You may be exhausted from taking care of your baby and surprised by the level of fatigue you feel. After all, a newborn requires around the clock care—24 hours a day, seven days a week. Add to that the other responsibilities in your life, and it's easy to become overwhelmed and exhausted.

To fight fatigue, try to sleep when your baby is sleeping and put off housework and other responsibilities for a while. Don't be afraid to ask for help from your partner, family, and friends.

Concerns About Breast Milk

Many new breastfeeding parents question whether they make enough breast milk, whether their baby is getting enough breast milk, and whether their breast milk is good enough. While these concerns are understandable, they are often unfounded.

Most parents make nutritious breast milk regardless of their diet and other circumstances, so chances are your breast milk will be just fine. And as long as your baby is latching on correctly and breastfeeding very often, you will most likely be able to make a full, healthy supply of breast milk.

Do be aware that taking certain medications, drinking alcohol, or introducing solids too soon can affect breast milk supply. If you have questions about your milk supply, talk to a healthcare provider or a lactation consultant.

Your Child's Temperament

Some newborns are easy. They eat well and sleep between feedings. Then there are those with a more challenging disposition.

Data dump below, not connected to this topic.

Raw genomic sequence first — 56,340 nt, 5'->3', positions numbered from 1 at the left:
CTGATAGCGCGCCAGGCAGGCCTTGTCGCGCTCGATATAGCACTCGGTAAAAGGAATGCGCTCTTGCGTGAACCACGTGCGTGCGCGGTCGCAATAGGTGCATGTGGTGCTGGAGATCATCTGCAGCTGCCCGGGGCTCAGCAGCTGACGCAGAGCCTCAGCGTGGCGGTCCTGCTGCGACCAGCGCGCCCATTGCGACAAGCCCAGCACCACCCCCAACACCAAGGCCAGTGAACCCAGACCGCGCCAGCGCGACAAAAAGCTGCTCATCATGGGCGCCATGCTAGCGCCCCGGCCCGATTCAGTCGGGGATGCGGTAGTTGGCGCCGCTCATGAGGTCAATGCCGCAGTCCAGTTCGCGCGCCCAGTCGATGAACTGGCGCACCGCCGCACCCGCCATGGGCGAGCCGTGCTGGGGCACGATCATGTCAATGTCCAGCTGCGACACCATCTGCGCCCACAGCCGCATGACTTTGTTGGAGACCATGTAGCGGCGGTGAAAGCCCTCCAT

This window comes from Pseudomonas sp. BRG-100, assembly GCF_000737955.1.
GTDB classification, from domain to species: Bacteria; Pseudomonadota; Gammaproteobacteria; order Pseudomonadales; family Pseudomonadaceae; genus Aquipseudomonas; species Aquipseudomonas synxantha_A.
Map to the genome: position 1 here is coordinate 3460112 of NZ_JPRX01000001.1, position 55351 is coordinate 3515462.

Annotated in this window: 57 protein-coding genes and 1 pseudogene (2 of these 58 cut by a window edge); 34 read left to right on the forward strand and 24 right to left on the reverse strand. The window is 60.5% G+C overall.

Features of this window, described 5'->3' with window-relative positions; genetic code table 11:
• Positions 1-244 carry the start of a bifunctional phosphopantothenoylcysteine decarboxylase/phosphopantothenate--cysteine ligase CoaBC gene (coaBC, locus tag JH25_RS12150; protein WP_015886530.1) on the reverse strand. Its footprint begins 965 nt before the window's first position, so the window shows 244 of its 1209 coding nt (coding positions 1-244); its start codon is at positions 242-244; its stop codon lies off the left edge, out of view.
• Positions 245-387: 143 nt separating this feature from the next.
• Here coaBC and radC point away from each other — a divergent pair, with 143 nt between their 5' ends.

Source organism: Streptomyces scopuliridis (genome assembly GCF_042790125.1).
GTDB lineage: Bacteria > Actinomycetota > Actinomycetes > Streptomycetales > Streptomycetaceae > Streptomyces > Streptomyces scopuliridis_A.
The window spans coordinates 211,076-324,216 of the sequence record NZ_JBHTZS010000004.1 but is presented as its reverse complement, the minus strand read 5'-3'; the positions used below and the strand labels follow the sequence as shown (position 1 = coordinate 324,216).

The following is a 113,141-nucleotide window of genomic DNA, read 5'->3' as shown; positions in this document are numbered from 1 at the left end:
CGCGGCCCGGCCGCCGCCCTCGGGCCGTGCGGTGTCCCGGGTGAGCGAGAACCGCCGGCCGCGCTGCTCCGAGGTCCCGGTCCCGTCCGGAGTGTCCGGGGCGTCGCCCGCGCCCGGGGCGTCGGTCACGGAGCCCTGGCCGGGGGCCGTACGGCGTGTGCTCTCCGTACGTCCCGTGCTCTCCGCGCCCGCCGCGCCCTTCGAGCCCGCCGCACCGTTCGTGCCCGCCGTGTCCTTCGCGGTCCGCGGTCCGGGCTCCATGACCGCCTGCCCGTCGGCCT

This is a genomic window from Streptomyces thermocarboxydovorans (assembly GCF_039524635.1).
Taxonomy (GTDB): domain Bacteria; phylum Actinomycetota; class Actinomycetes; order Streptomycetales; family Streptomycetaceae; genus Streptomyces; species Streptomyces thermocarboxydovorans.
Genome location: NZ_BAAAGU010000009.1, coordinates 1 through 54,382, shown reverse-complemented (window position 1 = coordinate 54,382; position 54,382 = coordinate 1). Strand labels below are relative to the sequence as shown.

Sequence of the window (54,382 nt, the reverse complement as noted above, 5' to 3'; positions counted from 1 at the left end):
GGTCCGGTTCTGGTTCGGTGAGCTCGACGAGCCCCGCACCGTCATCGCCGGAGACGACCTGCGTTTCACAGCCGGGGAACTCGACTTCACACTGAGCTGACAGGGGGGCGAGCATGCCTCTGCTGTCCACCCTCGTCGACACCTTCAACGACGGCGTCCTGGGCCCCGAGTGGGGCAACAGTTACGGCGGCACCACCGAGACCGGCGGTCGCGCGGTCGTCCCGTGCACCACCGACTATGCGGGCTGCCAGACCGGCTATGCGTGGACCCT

If your child rarely sleeps or cries a lot, it could be harder and more stressful for you, especially if you don't have much help or support at home. If you can, ask a friend or family member to help, particularly if there are certain times of the day that are challenging.

Remind yourself that the newborn stage doesn't last forever. Your baby should sleep more and cry less as they grow. Dealing with a fussy baby every day can create a sense of hopelessness, so it is important to find support and make caring for yourself a priority.

Family Problems

Bringing your new baby home changes the routine for everyone in your household. You may feel a lot of stress as you do your best to help everyone adjust. It also can be stressful if your partner is not on board with breastfeeding or feels it takes you away from them or your other children.

Try to acknowledge your partner's concerns and fears, so you can both be on the same page when the baby arrives.

Financial Concerns

Money is another big source of stress for many people especially if you take time off of work for unpaid maternity leave or decide to be a stay at home parent. Plus, you now have to add the cost of diapers and other baby supplies to the budget.